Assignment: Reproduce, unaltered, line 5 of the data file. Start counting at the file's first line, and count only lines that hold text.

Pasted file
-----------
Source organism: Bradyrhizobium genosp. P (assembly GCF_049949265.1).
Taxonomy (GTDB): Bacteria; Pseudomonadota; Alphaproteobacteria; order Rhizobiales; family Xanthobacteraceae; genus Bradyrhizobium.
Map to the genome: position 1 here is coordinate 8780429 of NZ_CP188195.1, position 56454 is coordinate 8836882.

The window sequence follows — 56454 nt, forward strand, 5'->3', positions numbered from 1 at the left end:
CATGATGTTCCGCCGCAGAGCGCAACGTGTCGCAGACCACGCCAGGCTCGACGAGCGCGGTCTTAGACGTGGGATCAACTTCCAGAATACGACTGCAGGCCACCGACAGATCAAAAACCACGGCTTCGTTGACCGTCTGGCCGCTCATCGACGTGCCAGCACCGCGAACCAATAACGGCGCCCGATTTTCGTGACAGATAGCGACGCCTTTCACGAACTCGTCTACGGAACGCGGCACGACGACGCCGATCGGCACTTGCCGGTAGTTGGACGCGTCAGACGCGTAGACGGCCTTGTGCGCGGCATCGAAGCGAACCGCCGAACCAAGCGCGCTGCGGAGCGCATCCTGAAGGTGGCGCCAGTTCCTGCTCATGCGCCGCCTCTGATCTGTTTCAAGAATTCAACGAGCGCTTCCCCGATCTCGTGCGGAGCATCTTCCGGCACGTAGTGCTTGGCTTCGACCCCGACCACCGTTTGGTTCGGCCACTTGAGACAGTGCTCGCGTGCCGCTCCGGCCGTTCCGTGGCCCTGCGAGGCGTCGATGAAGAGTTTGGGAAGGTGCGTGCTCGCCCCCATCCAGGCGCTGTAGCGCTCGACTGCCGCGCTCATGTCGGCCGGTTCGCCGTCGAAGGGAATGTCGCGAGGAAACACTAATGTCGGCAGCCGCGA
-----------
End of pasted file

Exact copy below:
CATGATGTTCCGCCGCAGAGCGCAACGTGTCGCAGACCACGCCAGGCTCGACGAGCGCGGTCTTAGACGTGGGATCAACTTCCAGAATACGACTGCAGGCCACCGACAGATCAAAAACCACGGCTTCGTTGACCGTCTGGCCGCTCATCGACGTGCCAGCACCGCGAACCAATAACGGCGCCCGATTTTCGTGACAGATAGCGACGCCTTTCACGAACTCGTCTACGGAACGCGGCACGACGACGCCGATCGGCACTTGCCGGTAGTTGGACGCGTCAGACGCGTAGACGGCCTTGTGCGCGGCATCGAAGCGAACCGCCGAACCAAGCGCGCTGCGGAGCGCATCCTGAAGGTGGCGCCAGTTCCTGCTCATGCGCCGCCTCTGATCTGTTTCAAGAATTCAACGAGCGCTTCCCCGATCTCGTGCGGAGCATCTTCCGGCACGTAGTGCTTGGCTTCGACCCCGACCACCGTTTGGTTCGGCCACTTGAGACAGTGCTCGCGTGCCGCTCCGGCCGTTCCGTGGCCCTGCGAGGCGTCGATGAAGAGTTTGGGAAGGTGCGTGCTCGCCCCCATCCAGGCGCTGTAGCGCTCGACTGCCGCGCTCATGTCGGCCGGTTCGCCGTCGAAGGGAATGTCGCGAGGAAACACTAATGTCGGCAGCCGCGA